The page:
Effects of Scrambler Therapy in Patients with Failed Back Surgery Syndromes and Factors Associated with Depression Affecting Pain before and after the Therapyopen access
- Byun, Hayoung; Oh, Min-Kyun; Lee, Chang Han
- Issue Date
- HINDAWI LTD
- PAIN RESEARCH & MANAGEMENT, v.2020
- Journal Title
- PAIN RESEARCH & MANAGEMENT
- Objectives. To report the effects of scrambler therapy in patients diagnosed with failed back surgery syndromes and to analyze the factors affecting pain before and after the therapy.Methods. This study included 26 patients (12 males and 14 females). The Oswestry Disability Index (ODI) and Brief Pain Inventory (BPI) before and after scrambler therapy, Beck Depression Inventory (BDI) score before therapy, and residual pain after therapy were assessed. The changes in the ODI, BPI, and residual pain before and after the therapy were analyzed using the Wilcoxon signed rank test. Spearman correlation analysis and Fisher's exact test were used to confirm the correlation between BDI and other factors. Multiple regression analysis was used to identify independent factors predicting residual pain, posttherapy ODI, and posttherapy BPI.Results. The ODI changed from 25.69 +/- 7.98 to 21.80 +/- 9.41 (p<0.05), and the BPI changed from 68.96 +/- 18.00 to 61.62 +/- 20.27 after scrambler therapy (p<0.05). In addition, residual pain changed from 100 to 76.15 (p<0.05). The BDI was negatively correlated with the duration of scrambler therapy and positively correlated with the initial OPD and BPI. In multiple regression analysis, residual pain was significantly correlated with the BDI (p<0.05).Conclusion. Scrambler therapy can be used to change the total scores of the ODI and BPI after 5 sessions of treatment. Also, residual pain was significantly related to the BDI. Clinical significance of depression severity on pain should be further investigated via prospective studies.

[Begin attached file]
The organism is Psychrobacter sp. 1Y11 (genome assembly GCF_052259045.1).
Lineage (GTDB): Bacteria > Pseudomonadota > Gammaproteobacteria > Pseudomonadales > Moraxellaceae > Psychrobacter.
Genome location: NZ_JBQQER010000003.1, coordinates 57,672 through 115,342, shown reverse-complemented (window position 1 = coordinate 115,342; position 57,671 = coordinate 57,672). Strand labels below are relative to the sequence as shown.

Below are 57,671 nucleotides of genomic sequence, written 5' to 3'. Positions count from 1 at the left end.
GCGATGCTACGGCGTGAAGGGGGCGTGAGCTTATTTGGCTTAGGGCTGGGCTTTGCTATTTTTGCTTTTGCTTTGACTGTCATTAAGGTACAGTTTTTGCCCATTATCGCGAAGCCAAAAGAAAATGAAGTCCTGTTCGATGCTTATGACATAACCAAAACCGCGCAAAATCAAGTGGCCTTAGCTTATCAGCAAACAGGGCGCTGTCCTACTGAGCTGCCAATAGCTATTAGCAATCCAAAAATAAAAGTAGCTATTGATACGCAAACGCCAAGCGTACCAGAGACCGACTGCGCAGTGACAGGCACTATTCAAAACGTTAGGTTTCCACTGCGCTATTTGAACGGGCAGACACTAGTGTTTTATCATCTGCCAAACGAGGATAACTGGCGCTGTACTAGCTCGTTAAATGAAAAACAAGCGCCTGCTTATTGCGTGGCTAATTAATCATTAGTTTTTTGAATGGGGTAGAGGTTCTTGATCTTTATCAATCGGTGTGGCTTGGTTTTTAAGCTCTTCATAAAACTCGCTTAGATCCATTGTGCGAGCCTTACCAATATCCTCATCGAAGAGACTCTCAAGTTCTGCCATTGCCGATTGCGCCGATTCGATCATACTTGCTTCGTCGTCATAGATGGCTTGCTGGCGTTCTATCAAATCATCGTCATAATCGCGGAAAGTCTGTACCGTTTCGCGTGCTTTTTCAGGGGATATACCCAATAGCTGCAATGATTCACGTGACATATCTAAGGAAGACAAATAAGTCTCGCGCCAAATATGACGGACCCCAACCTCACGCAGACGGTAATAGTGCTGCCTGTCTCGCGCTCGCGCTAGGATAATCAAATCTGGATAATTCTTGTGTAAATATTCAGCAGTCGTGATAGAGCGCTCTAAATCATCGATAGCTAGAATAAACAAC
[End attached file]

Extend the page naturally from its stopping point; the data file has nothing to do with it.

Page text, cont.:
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- College of Medicine > Department of Medicine > Journal Articles
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